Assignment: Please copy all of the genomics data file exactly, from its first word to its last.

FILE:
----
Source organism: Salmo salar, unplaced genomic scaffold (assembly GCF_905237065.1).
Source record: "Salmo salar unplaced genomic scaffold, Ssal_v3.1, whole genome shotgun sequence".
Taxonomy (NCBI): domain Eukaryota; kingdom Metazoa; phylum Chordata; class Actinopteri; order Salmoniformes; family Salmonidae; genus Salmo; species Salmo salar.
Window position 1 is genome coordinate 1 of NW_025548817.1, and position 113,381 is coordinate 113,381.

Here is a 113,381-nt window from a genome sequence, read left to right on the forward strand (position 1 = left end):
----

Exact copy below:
Source organism: Salmo salar, unplaced genomic scaffold (assembly GCF_905237065.1).
Source record: "Salmo salar unplaced genomic scaffold, Ssal_v3.1, whole genome shotgun sequence".
Taxonomy (NCBI): domain Eukaryota; kingdom Metazoa; phylum Chordata; class Actinopteri; order Salmoniformes; family Salmonidae; genus Salmo; species Salmo salar.
Window position 1 is genome coordinate 1 of NW_025548817.1, and position 113,381 is coordinate 113,381.

Here is a 113,381-nt window from a genome sequence, read left to right on the forward strand (position 1 = left end):